A slideshow of distinctive kitchen backsplash ideas.
Most backsplashes have a horizontal orientation, but you can still use it to add vertical tilt. The rectangular putty-tone tiles on this backsplash are set vertically, an upright approach that makes the kitchen seem taller and more spacious.
It pays to think outside the tile box when choosing a material. This backsplash looks like a million bucks, but it cost less than $100 -- the homeowners salvaged 18 antique terra-cotta roof tiles from an old library at $5 each.
Can't decide between two backsplash looks you love? Find room for both! This design blends high-gloss, crackle-glaze tiles in a classic subway pattern with an accent strip of tumbled-marble mosaic tiles.
Nothing says cottage style like beaded board, but if your backsplash takes a lot of splashing, you may not want wood covering the entire area. This solution soothes maintenance concerns by extending the granite from the countertops up the wall.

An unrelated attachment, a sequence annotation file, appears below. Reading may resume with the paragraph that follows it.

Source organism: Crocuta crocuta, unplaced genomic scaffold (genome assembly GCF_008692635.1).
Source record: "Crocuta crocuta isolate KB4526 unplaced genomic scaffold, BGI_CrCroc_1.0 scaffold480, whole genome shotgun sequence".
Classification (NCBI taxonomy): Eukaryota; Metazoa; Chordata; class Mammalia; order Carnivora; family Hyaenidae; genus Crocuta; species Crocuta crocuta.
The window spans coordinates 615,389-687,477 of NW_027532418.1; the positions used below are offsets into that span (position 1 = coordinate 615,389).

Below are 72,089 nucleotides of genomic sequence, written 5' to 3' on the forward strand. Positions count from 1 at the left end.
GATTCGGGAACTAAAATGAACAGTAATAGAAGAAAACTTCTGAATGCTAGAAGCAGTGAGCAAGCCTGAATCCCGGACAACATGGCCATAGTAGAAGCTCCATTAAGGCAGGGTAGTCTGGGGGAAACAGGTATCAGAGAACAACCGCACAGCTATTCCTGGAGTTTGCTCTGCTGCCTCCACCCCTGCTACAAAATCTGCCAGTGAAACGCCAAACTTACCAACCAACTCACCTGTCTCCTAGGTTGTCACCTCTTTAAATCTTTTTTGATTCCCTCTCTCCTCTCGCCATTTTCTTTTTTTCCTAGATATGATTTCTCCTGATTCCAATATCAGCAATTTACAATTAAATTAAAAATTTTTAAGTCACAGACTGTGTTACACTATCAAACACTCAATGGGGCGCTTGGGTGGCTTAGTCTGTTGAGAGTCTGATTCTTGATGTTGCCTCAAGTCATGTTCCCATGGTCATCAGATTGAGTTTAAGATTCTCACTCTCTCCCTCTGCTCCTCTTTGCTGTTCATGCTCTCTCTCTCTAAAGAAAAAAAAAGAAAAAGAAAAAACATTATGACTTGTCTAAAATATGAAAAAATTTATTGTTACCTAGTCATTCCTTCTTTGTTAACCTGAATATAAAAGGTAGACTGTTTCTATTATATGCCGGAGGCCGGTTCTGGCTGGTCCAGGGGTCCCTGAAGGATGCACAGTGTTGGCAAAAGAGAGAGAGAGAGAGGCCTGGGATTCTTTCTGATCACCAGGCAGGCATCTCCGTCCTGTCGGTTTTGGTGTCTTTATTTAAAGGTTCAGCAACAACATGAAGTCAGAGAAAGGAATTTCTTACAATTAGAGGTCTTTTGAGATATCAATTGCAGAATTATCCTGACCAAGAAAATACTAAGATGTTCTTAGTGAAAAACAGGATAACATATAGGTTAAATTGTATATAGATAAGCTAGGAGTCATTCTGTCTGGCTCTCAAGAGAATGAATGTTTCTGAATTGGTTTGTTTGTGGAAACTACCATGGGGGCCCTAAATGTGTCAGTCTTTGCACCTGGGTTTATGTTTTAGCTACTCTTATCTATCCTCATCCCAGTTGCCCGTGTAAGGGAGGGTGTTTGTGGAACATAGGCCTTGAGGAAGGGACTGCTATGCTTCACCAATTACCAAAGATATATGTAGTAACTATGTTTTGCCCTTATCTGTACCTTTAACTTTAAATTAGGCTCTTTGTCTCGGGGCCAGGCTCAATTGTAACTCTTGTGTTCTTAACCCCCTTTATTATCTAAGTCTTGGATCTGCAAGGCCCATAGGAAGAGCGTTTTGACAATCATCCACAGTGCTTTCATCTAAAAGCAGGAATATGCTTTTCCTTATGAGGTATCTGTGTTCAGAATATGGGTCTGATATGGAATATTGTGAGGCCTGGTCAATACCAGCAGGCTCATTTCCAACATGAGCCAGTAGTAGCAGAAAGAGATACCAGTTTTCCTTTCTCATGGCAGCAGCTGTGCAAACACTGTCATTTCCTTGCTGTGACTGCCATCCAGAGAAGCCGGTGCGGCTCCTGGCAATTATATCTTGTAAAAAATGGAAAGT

Backsplash patterns are often small and subtle, but don't be afraid to use large-scale designs to play up a small space. The three painted flowers on this backsplash are much bigger than life-size, directing attention to a corner-sink area that would otherwise lack a focal point.